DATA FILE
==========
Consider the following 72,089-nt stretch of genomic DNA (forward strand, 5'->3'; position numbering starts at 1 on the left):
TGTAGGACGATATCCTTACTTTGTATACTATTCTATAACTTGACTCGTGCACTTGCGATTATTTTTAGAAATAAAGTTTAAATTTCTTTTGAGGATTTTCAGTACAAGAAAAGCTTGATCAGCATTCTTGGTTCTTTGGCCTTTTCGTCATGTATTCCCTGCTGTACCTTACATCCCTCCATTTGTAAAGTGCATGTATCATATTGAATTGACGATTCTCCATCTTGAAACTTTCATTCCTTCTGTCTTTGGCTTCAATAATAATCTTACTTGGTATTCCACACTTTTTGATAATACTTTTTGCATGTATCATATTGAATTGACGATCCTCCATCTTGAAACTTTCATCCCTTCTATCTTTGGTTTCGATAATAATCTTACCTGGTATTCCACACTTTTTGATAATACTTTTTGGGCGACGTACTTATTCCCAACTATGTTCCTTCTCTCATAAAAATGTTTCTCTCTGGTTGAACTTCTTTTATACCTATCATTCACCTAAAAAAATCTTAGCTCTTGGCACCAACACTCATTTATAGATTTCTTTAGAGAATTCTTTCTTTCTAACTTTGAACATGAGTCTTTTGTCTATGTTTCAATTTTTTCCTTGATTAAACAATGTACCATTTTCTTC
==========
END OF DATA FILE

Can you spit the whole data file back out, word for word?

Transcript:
Consider the following 72,089-nt stretch of genomic DNA (forward strand, 5'->3'; position numbering starts at 1 on the left):
TGTAGGACGATATCCTTACTTTGTATACTATTCTATAACTTGACTCGTGCACTTGCGATTATTTTTAGAAATAAAGTTTAAATTTCTTTTGAGGATTTTCAGTACAAGAAAAGCTTGATCAGCATTCTTGGTTCTTTGGCCTTTTCGTCATGTATTCCCTGCTGTACCTTACATCCCTCCATTTGTAAAGTGCATGTATCATATTGAATTGACGATTCTCCATCTTGAAACTTTCATTCCTTCTGTCTTTGGCTTCAATAATAATCTTACTTGGTATTCCACACTTTTTGATAATACTTTTTGCATGTATCATATTGAATTGACGATCCTCCATCTTGAAACTTTCATCCCTTCTATCTTTGGTTTCGATAATAATCTTACCTGGTATTCCACACTTTTTGATAATACTTTTTGGGCGACGTACTTATTCCCAACTATGTTCCTTCTCTCATAAAAATGTTTCTCTCTGGTTGAACTTCTTTTATACCTATCATTCACCTAAAAAAATCTTAGCTCTTGGCACCAACACTCATTTATAGATTTCTTTAGAGAATTCTTTCTTTCTAACTTTGAACATGAGTCTTTTGTCTATGTTTCAATTTTTTCCTTGATTAAACAATGTACCATTTTCTTC